I’ve been writing full-time since signing my first contract in 2010 and am currently drafting my tenth contracted novel. I write for Revell and Love Inspired Suspense, and do a bit of freelance content editing and speaking/teaching. I also do bookkeeping (since I did major in Math at university). And when it can’t be avoided any longer, I clean the house. Before I took up writing, most of my spare time was spent renovating our old farmhouse, so I’ve always had a good excuse for dust bunnies.
What is your story about?
This is the second book in a three-part series, and although each book has a standalone mystery, the romance and a suspense arcs the three books, so I highly recommend reading them in order to avoid spoilers. In this novel, herbal researcher, Kate Adams returns, and caught inadvertently passing counterfeit money while buying groceries for her elderly neighbor, she lands in the middle of another one of Detective Tom Parker’s investigations. Determined to prove her neighbor’s innocence, Kate stumbles into a pit of intrigue that is far deeper than a two-bit counterfeit operation–and that strikes too close to home for comfort. As family secrets come to light, her world–and her budding romance with Tom–begin to crumble. To Kate, it’s clear that she won’t be safe until she uncovers all of Port Aster’s secrets. But is it too late for her and Tom?
Here’s what Booklist had to say in their review:
“Orchard infuses romance with suspense and keeps the excitement coming page after page. Readers will love the ever-deepening mystery as Kate extends her investigation and finds herself and her long-dead father tangled up in an international corporate conspiracy.”
Do you have a favorite scene in the book? If so, can you tell us a bit about it?
Yes, The opening scene. This is the second book in my Port Aster Secrets series and hero and heroine haven’t seen each other for a while. It was fun to write this “reunion” in which she’s been caught counterfeiting and he’s the officer called in. His reaction: “If you wanted to see me, you could have just called.”
Since the store security guard who made the call doesn’t know their history and believes she is a thief, I had a lot of fun with the subtext of their conversation throughout the scene.
Where did you get the inspiration for your story?
There is a lot of stuff happening in the story. One reviewer counted at least 4. But the opening mystery was inspired by a counterfeit $5 bill that turned up in the offering at my neighbor’s Ladies’ Missionary Meeting.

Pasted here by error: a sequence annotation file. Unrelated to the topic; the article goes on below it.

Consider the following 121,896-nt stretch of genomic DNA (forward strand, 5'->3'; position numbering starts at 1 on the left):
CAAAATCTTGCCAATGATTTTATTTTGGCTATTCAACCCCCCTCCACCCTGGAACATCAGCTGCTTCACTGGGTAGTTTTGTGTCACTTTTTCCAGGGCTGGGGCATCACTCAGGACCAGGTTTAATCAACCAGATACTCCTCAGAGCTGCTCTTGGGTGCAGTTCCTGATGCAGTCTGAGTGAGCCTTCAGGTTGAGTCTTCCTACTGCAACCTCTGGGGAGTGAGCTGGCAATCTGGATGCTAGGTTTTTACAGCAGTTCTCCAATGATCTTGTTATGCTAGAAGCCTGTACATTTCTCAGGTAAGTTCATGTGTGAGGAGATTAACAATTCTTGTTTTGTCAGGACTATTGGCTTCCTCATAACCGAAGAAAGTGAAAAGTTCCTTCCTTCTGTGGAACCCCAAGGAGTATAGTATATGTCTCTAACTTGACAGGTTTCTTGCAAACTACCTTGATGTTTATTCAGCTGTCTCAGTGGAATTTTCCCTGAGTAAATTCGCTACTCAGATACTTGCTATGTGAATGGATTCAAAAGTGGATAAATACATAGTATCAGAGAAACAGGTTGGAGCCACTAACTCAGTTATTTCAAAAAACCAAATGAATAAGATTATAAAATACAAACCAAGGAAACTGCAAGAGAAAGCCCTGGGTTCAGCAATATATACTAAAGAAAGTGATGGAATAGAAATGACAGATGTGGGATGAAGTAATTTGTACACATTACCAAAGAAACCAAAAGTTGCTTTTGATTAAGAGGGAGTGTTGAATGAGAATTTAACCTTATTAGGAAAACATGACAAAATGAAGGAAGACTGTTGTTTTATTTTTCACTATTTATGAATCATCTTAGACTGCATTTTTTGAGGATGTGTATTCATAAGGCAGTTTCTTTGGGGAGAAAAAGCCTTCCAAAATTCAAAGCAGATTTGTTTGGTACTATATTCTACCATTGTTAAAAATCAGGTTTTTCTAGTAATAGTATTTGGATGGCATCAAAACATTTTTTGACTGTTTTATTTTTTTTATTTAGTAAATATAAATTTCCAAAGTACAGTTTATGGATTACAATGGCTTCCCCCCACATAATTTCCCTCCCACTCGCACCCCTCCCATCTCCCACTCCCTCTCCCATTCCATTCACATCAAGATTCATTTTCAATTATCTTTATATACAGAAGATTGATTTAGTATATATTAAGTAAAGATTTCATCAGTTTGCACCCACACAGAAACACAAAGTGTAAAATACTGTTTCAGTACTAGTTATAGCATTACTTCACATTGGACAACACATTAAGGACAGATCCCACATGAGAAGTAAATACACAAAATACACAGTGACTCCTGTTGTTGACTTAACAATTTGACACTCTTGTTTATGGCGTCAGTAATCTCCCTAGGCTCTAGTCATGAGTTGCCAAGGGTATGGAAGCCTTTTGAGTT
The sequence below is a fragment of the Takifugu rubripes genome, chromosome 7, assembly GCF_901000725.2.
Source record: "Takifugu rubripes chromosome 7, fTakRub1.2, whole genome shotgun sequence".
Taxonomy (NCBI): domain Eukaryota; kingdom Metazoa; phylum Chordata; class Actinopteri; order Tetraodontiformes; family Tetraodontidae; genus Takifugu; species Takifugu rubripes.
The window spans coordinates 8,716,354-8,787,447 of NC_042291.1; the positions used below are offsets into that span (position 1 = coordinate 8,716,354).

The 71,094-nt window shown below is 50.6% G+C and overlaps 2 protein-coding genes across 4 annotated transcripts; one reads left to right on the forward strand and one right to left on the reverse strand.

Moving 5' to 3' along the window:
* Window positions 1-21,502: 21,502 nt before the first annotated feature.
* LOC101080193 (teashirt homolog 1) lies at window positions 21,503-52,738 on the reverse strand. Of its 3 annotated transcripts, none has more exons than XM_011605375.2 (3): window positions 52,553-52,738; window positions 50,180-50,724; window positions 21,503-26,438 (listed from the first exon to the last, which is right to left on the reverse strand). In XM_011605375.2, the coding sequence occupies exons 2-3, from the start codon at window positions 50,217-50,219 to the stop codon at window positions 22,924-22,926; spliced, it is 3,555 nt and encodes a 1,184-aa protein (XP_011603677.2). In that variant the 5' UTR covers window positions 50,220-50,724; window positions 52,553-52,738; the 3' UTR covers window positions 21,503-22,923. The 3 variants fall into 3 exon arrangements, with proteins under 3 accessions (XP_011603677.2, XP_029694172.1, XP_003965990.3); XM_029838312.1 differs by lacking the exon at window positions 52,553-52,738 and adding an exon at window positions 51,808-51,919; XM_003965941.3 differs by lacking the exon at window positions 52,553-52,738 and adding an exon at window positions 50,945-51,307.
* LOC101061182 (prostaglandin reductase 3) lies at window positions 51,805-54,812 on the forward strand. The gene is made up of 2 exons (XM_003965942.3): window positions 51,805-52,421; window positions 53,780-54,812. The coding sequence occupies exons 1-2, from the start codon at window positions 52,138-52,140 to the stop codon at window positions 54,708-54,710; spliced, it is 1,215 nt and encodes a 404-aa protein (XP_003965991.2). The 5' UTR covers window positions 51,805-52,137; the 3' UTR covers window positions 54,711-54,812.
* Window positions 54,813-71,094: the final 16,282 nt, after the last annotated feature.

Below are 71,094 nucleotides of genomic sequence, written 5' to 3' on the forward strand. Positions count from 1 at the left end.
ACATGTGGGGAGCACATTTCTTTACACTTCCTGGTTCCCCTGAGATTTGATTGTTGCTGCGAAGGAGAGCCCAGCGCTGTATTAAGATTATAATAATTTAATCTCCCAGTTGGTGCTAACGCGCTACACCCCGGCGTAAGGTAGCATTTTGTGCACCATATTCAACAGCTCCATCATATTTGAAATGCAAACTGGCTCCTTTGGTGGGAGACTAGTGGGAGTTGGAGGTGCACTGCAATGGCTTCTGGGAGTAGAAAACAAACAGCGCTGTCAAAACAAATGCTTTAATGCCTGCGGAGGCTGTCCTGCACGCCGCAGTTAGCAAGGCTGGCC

What are you working on now?
I’m finishing the edits on the final installment in the Port Aster Secrets series, Desperate Measures, which promises to finally uncover everyone’s secrets. I’m also writing my next Love Inspired Suspense, a paramedic story featuring the cousin of the heroes in Perilous Waters (April 2014) and Identity Withheld (Nov 2014).
Where can readers connect with you?
I’m active on Facebook at: http://www.Facebook.com/SandraOrchard and would love it if you’d “like” my page!
And although I’m taking a break for the summer, I blog on Mondays at http://www.SandraOrchard.com/blog and a bit of nosing around on the site will provide lots of things of interest to both readers and writers, including bonus features for all of my novels.
Readers are also invited to subscribe to my newsletter at: http://bit.ly/OrchardNews for news of new releases, giveaways and subscriber exclusive short stories.
Where can readers buy your book?
You can ask for it at your favorite bookstore or find it online at all the major stores. At the moment it is on sale for an especially low price in E-format. The best prices I’ve found are at Amazon and CBD.com (for Epub format which works on Nook and Kobo).
Last but not least, apart from writing, what is your favorite creative outlet?
Since taking up writing, most of my former creative outlets, which included every kind of craft you could imagine from knitting and sewing to cross-stich and jewelry making and painting, have sat untouched. So probably my most creative outlet is keeping my young grandchildren entertained. You knew I had to come back to them, didn’t you?